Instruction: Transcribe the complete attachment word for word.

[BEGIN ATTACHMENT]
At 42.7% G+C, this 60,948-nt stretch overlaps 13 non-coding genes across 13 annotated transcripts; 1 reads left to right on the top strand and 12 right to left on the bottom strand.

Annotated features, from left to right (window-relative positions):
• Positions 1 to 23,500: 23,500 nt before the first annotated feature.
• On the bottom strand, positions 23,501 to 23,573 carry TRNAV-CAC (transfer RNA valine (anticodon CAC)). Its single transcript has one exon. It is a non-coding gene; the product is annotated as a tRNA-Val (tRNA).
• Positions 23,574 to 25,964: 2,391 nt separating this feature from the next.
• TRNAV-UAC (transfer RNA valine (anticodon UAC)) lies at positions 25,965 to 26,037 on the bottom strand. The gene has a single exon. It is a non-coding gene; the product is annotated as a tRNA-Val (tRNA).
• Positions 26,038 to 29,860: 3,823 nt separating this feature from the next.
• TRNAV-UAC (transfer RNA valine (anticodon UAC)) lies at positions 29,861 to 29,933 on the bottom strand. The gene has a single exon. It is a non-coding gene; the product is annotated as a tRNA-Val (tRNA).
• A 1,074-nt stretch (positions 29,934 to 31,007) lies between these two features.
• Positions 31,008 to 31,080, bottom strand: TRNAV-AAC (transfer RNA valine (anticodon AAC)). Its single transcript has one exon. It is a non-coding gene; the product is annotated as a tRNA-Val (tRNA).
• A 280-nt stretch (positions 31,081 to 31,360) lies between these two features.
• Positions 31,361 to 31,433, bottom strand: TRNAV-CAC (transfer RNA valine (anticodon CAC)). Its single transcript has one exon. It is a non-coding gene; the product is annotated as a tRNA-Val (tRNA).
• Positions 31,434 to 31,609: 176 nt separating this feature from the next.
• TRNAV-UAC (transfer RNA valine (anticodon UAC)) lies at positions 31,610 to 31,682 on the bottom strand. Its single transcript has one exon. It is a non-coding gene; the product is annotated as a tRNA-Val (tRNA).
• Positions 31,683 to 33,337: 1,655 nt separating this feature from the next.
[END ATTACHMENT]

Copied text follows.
At 42.7% G+C, this 60,948-nt stretch overlaps 13 non-coding genes across 13 annotated transcripts; 1 reads left to right on the top strand and 12 right to left on the bottom strand.

Annotated features, from left to right (window-relative positions):
• Positions 1 to 23,500: 23,500 nt before the first annotated feature.
• On the bottom strand, positions 23,501 to 23,573 carry TRNAV-CAC (transfer RNA valine (anticodon CAC)). Its single transcript has one exon. It is a non-coding gene; the product is annotated as a tRNA-Val (tRNA).
• Positions 23,574 to 25,964: 2,391 nt separating this feature from the next.
• TRNAV-UAC (transfer RNA valine (anticodon UAC)) lies at positions 25,965 to 26,037 on the bottom strand. The gene has a single exon. It is a non-coding gene; the product is annotated as a tRNA-Val (tRNA).
• Positions 26,038 to 29,860: 3,823 nt separating this feature from the next.
• TRNAV-UAC (transfer RNA valine (anticodon UAC)) lies at positions 29,861 to 29,933 on the bottom strand. The gene has a single exon. It is a non-coding gene; the product is annotated as a tRNA-Val (tRNA).
• A 1,074-nt stretch (positions 29,934 to 31,007) lies between these two features.
• Positions 31,008 to 31,080, bottom strand: TRNAV-AAC (transfer RNA valine (anticodon AAC)). Its single transcript has one exon. It is a non-coding gene; the product is annotated as a tRNA-Val (tRNA).
• A 280-nt stretch (positions 31,081 to 31,360) lies between these two features.
• Positions 31,361 to 31,433, bottom strand: TRNAV-CAC (transfer RNA valine (anticodon CAC)). Its single transcript has one exon. It is a non-coding gene; the product is annotated as a tRNA-Val (tRNA).
• Positions 31,434 to 31,609: 176 nt separating this feature from the next.
• TRNAV-UAC (transfer RNA valine (anticodon UAC)) lies at positions 31,610 to 31,682 on the bottom strand. Its single transcript has one exon. It is a non-coding gene; the product is annotated as a tRNA-Val (tRNA).
• Positions 31,683 to 33,337: 1,655 nt separating this feature from the next.